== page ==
he education of the students living in the rural and remote villages in the North-East would be severely affected if the SL Government goes ahead with the proposed move of closing down schools with less than fifty students in the island, said former Education Minister of Eastern Province S. Thandayuthapani on Friday. The resettlement has not been fully completed even though ten years have elapsed since the end of the war. It also takes time for the people to resettle in a meaningful way. The move to cut down the access to education is an educational betrayal, Mr Thandayuthapani said. The international actors, such as the World Bank and the IMF who provide ‘development’ assistance to the SL State are also betraying the Tamils in the North-East if they were giving input to the SL Government to close down the schools with fifty or less of students, he said.
The move also goes against one of the critical ambitions expressed in the Millennium Development Goals, which is to achieve universal primary education, the former teacher and zonal educational director, added.
Access to education is a fundamental right, he said.
Furthermore, the SL State is allocating large sums in its budget to Defence, he said.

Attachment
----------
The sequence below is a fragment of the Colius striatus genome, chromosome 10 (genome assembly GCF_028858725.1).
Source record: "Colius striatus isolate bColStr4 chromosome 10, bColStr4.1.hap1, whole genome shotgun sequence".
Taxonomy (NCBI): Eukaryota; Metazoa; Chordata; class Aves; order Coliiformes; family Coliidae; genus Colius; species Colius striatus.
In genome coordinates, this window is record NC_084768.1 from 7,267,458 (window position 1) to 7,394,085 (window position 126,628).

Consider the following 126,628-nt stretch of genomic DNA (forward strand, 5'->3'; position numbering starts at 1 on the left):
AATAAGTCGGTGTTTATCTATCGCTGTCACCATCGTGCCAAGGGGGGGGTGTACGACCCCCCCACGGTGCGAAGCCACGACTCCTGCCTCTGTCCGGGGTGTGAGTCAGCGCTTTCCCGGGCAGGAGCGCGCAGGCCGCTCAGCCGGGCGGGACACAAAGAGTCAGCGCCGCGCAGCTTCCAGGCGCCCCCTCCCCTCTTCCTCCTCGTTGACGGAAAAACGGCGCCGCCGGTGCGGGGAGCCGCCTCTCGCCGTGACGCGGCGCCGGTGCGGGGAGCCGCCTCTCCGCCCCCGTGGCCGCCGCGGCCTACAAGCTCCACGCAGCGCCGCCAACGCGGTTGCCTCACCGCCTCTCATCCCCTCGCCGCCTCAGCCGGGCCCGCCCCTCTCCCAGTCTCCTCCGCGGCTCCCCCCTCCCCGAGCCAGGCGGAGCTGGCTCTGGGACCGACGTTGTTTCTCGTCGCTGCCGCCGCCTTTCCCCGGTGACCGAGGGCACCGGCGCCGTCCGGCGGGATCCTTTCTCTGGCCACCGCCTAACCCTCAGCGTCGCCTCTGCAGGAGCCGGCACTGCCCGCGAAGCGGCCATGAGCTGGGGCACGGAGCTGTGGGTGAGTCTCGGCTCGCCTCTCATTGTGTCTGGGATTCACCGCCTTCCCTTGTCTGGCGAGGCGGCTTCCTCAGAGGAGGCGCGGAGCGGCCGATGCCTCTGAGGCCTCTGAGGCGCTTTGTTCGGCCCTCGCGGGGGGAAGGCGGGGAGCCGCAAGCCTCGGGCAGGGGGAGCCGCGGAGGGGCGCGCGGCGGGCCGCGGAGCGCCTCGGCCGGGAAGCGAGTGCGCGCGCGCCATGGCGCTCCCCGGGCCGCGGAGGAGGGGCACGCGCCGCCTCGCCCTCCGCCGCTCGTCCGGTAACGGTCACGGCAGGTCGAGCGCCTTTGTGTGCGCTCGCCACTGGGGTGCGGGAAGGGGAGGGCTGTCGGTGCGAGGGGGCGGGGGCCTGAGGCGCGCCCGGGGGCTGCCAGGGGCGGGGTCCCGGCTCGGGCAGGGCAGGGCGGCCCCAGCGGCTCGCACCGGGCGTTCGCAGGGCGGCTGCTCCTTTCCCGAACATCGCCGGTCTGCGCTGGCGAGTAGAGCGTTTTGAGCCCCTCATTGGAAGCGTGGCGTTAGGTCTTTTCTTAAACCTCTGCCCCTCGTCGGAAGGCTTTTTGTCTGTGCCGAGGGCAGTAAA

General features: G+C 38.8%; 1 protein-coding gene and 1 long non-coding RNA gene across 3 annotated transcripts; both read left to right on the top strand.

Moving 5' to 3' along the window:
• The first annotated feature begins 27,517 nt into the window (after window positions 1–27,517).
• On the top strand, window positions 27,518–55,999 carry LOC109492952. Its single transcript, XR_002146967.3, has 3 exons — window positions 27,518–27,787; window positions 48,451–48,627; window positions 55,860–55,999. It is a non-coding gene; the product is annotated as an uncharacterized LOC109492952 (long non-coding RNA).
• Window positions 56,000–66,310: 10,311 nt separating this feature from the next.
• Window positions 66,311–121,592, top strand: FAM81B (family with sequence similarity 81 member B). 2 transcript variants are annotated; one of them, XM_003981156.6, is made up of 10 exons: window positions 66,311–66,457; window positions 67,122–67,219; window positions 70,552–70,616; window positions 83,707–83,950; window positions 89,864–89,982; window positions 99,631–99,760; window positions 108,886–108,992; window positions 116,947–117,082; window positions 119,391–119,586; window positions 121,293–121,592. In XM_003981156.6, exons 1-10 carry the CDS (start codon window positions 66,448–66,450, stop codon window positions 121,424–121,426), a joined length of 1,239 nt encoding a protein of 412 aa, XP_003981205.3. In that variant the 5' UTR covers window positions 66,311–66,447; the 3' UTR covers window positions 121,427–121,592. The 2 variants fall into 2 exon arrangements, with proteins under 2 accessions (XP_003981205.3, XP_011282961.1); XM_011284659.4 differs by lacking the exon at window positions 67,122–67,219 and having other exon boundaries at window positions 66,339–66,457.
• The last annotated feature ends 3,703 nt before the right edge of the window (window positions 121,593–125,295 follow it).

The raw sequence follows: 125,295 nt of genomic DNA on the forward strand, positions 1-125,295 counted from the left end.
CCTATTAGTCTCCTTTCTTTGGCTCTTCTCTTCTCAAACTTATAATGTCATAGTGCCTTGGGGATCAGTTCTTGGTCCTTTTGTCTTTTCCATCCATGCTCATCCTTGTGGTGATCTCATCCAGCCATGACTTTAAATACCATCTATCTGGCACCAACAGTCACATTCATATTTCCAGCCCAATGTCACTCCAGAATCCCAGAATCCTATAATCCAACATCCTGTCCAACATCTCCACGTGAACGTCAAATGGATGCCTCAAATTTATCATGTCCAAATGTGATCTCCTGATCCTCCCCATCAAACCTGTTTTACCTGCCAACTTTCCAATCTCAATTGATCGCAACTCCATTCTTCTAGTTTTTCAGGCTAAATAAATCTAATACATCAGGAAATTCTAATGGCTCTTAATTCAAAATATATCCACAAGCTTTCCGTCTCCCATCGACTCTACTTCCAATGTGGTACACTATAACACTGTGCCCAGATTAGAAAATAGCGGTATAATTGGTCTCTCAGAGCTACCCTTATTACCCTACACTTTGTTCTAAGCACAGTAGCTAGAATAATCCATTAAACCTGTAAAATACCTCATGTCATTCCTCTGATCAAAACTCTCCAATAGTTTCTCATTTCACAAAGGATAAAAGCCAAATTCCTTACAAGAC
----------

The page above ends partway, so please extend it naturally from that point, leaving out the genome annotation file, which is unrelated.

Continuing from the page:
The developed countries spend at least 6% of their Gross Domestic Product (GDP) for education. It is a matter of priority.
However, the two mainstream parties [of the South] keep increasing the defence expenditure. The military is groomed against the fellow people on the island, the former teacher and zonal education director observed.
Twenty-eight per cent of the schools in the Northern Province and 13 per cent have less than 50 students per school, according to the School Census Report 2017 issued in June 2018. The northern province has the most schools with less than 50 students per school in the island.
275 of 997 schools in the Northern Province and 141 of 1,110 schools in the Eastern Province have less than 50 students per school, according to the census report of 2017,
Islandwide, fifty per cent of the schools have less than 200 students. Fifteen per cent of the schools have less than 50 students.